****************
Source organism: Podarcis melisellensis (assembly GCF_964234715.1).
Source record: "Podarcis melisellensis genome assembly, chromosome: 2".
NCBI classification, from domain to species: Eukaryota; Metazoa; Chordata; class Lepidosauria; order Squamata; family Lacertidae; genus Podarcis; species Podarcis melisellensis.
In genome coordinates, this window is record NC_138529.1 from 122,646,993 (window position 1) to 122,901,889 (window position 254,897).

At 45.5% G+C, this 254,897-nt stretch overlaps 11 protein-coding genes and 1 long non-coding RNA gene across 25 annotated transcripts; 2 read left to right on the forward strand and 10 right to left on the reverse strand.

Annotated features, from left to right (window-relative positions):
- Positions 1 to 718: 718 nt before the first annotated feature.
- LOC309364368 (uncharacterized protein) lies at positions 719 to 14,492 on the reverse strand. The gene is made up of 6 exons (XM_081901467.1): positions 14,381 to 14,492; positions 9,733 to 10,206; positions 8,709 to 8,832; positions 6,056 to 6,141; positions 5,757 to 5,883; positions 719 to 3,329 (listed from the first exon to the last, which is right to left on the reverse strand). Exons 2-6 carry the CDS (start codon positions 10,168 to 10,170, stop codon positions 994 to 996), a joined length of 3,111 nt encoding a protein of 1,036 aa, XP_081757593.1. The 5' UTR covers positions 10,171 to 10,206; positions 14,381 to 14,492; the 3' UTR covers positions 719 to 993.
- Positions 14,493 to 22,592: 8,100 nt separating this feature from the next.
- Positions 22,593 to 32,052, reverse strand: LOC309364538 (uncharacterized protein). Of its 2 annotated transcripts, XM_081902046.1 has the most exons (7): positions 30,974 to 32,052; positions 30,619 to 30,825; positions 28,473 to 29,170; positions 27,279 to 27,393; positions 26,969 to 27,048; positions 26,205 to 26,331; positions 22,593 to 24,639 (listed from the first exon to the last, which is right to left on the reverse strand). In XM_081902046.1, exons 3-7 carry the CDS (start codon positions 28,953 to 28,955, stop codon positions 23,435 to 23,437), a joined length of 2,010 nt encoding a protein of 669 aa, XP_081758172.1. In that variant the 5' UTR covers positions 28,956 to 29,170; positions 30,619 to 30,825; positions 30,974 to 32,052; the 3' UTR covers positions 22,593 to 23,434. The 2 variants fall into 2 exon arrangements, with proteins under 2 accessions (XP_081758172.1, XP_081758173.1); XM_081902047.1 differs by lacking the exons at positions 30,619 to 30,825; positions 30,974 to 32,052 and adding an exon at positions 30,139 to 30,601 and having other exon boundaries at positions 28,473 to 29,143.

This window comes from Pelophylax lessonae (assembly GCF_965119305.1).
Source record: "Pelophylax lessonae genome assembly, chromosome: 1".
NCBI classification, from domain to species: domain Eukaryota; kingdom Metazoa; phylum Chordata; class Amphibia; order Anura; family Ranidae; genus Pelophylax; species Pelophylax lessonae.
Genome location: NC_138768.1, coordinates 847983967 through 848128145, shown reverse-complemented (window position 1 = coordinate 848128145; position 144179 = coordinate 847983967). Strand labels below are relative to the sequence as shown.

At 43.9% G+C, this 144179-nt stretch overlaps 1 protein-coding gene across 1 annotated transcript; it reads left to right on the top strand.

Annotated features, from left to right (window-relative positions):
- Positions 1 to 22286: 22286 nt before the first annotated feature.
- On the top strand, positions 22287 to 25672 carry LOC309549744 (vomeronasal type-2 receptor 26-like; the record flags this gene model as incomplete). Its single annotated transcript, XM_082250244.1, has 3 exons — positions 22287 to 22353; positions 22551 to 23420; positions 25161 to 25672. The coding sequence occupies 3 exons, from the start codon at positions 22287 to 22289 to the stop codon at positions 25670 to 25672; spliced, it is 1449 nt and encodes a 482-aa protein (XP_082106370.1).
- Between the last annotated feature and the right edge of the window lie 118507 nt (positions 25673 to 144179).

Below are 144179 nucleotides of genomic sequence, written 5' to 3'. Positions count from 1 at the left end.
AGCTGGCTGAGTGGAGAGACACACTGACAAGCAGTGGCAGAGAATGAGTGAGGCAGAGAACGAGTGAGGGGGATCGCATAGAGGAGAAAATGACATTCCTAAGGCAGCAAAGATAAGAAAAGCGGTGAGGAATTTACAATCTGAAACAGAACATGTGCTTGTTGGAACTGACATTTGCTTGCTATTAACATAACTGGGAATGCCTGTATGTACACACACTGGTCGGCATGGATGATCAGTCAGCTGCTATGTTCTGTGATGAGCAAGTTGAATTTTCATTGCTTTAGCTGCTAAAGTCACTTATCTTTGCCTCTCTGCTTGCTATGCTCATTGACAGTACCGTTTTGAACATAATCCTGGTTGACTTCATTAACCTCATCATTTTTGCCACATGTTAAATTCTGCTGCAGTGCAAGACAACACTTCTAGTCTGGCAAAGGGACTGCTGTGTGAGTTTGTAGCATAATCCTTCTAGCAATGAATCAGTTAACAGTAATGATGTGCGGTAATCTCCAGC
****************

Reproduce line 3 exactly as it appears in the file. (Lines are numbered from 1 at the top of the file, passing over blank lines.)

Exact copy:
NCBI classification, from domain to species: Eukaryota; Metazoa; Chordata; class Lepidosauria; order Squamata; family Lacertidae; genus Podarcis; species Podarcis melisellensis.